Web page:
"That really shouldn't have happened": people with aphasia and their spouses narrate adverse events in hospital

Hemsley, Bronwyn, Werninck, Maryanne and Worrall, Linda (2013) "That really shouldn't have happened": people with aphasia and their spouses narrate adverse events in hospital. Aphasiology, 27 6: 706-722. doi:10.1080/02687038.2012.748181


Author Hemsley, Bronwyn
Werninck, Maryanne
Worrall, Linda
Title "That really shouldn't have happened": people with aphasia and their spouses narrate adverse events in hospital
Journal name Aphasiology   Check publisher's open access policy
ISSN 0268-7038
1464-5041
Publication date 2013-06
Sub-type Article (original research)
DOI 10.1080/02687038.2012.748181
Volume 27
Issue 6
Start page 706
End page 722
Total pages 17
Place of publication Abingdon, Oxon, United Kingdom
Publisher Routledge
Collection year 2014
Language eng
Formatted abstract
Background: Patients with communication disability are at increased risk of experiencing an adverse event in hospital. Despite forming a particularly vulnerable patient group, little is known about the nature or cause of adverse events experienced by people with aphasia and their spouses in hospital.

Aims: This study aimed to: (a) describe the adverse events experienced by people with aphasia and their spouses in hospital, (b) identify the situations, people, events, and outcomes relevant to the adverse events, and (c) identify commonalities in participant stories of adverse events.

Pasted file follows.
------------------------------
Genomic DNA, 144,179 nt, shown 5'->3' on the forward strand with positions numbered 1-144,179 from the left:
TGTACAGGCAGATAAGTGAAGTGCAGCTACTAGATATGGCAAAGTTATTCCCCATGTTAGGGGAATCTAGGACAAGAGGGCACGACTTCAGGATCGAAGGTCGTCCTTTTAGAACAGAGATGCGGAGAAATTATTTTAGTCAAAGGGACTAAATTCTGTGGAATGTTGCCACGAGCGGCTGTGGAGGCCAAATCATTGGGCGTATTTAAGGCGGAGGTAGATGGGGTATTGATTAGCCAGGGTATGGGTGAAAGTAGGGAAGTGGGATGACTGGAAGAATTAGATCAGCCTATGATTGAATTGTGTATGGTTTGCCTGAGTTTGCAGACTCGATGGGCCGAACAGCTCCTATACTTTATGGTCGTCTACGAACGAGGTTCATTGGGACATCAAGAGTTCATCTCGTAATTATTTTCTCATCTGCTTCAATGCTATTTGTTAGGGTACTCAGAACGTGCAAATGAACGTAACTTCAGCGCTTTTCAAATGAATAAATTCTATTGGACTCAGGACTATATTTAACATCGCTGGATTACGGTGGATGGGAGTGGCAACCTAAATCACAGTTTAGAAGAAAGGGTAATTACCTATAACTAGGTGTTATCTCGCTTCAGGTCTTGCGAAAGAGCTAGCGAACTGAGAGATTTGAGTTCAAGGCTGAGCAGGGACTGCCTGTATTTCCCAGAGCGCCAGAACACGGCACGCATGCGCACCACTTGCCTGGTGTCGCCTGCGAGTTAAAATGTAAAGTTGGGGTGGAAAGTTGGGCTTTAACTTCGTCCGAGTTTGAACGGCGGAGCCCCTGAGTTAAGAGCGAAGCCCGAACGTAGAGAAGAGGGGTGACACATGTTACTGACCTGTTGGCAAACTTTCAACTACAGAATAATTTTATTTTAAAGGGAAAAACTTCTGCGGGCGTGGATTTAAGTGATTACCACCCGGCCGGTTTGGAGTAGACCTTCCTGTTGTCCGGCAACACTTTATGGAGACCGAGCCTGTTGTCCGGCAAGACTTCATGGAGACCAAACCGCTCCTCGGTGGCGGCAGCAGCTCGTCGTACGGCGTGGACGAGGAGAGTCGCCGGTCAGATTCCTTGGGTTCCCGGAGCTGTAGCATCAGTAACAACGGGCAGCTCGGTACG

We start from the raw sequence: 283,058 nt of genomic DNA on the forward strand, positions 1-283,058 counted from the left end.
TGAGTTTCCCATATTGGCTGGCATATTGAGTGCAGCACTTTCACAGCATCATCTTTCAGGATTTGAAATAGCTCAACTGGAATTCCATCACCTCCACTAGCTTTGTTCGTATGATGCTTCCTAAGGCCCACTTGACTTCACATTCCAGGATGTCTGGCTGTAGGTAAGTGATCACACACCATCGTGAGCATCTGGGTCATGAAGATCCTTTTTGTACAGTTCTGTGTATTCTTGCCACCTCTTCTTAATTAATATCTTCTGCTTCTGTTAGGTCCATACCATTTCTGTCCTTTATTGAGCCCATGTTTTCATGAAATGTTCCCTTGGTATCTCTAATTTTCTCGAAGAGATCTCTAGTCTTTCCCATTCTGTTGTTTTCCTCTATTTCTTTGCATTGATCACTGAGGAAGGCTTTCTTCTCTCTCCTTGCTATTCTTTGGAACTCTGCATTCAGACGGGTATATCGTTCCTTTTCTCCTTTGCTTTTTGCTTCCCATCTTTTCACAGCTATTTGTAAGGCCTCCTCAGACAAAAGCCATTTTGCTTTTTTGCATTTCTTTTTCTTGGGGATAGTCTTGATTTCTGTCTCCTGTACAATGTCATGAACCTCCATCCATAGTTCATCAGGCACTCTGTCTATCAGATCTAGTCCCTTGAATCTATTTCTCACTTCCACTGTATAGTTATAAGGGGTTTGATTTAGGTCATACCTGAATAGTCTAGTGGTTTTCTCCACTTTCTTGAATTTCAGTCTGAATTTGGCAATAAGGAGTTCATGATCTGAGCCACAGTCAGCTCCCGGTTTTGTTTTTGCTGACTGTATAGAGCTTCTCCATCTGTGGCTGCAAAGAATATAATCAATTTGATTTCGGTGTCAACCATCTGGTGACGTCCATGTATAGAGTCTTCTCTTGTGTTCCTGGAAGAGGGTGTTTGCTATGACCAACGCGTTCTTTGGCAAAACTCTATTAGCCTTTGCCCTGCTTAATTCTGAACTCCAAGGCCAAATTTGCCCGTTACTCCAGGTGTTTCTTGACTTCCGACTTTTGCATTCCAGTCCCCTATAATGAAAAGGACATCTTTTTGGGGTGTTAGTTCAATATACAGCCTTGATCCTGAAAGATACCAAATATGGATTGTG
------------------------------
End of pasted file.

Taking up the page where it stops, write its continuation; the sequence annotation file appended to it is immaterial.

Methods & Procedures: In this narrative inquiry, ten people with chronic aphasia and their spouses participated in in-depth interviews about the adverse events they experienced or witnessed in hospital. A narrative analysis was used to discover common stories of adverse events and common content themes across the stories of experience.

Outcomes & Results: Although a wide variety of adverse event types were identified in the participants' stories, "undesirable events" were among the most common, along with "inappropriate discharge home or inadequate discharge plan". Reliance upon spouses during communicative interactions featured across the stories, with exclusion of spouses from important interactions on the ward representing a barrier to effective communication and a risk for adverse events. Participants suggested strategies for improving the safety of people with aphasia in hospital in the hope of preventing future adverse events in this population.

Conclusions: Adverse events occurring in hospital were distressing to participants and often related to the presence of aphasia. Hospital policies should acknowledge the role that spouses have with patients with aphasia and ensure their inclusion to assist in prevention and management of adverse events in hospitalised patients with aphasia. The need for better discharge planning and information should also be recognised as a means of preventing adverse events.
Keyword Aphasia
Communication disorders
Adverse events
Q-Index Code C1
Q-Index Status Confirmed Code
Institutional Status UQ

Document type: Journal Article
Sub-type: Article (original research)
Collections: Official 2014 Collection
School of Health and Rehabilitation Sciences Publications
 
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